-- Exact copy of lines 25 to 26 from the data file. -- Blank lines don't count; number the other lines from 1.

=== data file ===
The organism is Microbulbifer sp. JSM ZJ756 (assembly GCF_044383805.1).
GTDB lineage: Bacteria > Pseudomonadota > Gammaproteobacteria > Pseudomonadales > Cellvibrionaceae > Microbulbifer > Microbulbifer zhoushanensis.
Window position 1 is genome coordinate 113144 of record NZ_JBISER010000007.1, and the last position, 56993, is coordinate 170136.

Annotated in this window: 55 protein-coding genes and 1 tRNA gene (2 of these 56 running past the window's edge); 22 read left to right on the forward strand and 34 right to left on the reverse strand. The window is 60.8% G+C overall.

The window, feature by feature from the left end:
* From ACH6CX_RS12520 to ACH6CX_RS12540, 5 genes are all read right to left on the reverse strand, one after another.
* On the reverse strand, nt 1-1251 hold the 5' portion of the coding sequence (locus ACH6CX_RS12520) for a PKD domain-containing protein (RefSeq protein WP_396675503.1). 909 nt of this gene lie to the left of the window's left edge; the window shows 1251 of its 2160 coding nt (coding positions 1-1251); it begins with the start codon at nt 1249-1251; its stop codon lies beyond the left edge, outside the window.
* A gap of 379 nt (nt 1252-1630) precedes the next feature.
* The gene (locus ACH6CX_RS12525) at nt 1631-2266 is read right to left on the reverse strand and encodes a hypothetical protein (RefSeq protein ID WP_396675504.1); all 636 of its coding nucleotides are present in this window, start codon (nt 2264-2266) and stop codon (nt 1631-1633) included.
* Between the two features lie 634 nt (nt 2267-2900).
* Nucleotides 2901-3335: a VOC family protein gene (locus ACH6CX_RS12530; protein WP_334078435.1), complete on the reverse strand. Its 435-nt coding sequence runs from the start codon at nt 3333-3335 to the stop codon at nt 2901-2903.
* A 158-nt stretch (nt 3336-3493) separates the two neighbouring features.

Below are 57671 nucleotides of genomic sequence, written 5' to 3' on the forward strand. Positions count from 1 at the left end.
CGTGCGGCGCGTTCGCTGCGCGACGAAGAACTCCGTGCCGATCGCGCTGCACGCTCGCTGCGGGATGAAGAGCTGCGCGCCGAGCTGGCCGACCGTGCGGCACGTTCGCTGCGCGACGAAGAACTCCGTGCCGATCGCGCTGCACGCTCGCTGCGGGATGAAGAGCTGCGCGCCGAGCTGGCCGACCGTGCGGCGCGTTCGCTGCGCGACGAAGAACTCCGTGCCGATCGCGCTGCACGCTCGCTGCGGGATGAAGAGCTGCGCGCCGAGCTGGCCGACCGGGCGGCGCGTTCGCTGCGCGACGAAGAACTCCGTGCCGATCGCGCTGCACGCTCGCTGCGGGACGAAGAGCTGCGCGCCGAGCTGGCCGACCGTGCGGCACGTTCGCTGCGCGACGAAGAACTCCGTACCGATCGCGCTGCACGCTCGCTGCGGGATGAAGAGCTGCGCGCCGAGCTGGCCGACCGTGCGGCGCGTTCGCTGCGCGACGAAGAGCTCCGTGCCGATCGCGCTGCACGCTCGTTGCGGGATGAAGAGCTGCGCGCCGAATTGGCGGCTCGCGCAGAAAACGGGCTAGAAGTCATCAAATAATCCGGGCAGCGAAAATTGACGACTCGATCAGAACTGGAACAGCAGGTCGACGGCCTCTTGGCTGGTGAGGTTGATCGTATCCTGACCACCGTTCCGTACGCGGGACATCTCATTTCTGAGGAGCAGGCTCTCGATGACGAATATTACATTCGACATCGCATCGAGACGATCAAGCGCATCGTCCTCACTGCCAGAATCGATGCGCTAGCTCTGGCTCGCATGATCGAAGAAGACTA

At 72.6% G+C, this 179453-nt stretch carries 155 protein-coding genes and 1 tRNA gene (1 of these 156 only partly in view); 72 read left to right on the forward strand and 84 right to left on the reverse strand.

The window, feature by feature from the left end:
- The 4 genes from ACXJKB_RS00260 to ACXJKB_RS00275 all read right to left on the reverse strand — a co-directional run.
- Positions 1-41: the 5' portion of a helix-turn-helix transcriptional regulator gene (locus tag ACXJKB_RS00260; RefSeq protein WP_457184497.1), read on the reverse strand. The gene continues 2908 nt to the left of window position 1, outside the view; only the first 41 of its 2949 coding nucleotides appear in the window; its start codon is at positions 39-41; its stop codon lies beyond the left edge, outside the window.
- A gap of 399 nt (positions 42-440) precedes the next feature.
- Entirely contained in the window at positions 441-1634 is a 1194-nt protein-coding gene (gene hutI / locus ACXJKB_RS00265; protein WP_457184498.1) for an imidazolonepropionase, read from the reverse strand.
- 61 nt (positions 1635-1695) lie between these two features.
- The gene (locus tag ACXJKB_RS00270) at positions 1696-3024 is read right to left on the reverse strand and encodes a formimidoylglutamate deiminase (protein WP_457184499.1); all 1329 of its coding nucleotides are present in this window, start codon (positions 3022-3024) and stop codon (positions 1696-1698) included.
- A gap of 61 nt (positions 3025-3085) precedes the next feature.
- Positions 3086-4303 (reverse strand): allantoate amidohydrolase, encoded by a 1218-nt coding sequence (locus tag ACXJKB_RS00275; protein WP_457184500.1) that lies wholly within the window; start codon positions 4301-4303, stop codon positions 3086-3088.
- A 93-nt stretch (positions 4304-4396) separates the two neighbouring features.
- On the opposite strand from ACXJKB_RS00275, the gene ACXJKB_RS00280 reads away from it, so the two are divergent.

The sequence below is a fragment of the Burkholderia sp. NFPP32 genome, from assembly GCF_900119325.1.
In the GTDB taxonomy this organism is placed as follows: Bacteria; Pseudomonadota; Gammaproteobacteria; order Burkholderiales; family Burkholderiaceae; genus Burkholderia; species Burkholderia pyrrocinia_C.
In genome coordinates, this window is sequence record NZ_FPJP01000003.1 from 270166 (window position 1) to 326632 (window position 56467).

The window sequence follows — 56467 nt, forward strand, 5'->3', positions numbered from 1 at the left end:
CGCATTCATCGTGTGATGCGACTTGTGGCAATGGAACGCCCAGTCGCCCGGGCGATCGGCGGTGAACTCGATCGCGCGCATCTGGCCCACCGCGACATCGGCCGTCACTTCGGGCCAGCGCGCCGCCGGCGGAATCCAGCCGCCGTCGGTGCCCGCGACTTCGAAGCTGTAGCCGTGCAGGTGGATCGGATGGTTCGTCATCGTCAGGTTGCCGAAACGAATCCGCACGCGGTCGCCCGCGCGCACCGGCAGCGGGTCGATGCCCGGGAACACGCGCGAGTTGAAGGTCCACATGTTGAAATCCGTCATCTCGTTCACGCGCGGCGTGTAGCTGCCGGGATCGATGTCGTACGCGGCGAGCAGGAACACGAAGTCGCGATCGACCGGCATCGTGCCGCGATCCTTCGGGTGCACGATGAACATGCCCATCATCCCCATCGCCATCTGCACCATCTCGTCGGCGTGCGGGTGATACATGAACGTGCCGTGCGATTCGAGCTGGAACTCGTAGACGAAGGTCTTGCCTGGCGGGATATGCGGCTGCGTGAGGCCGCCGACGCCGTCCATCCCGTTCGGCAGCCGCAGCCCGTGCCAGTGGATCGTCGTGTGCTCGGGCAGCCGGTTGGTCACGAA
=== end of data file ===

- A 93-nt stretch (positions 4304-4396) separates the two neighbouring features.
- On the opposite strand from ACXJKB_RS00275, the gene ACXJKB_RS00280 reads away from it, so the two are divergent.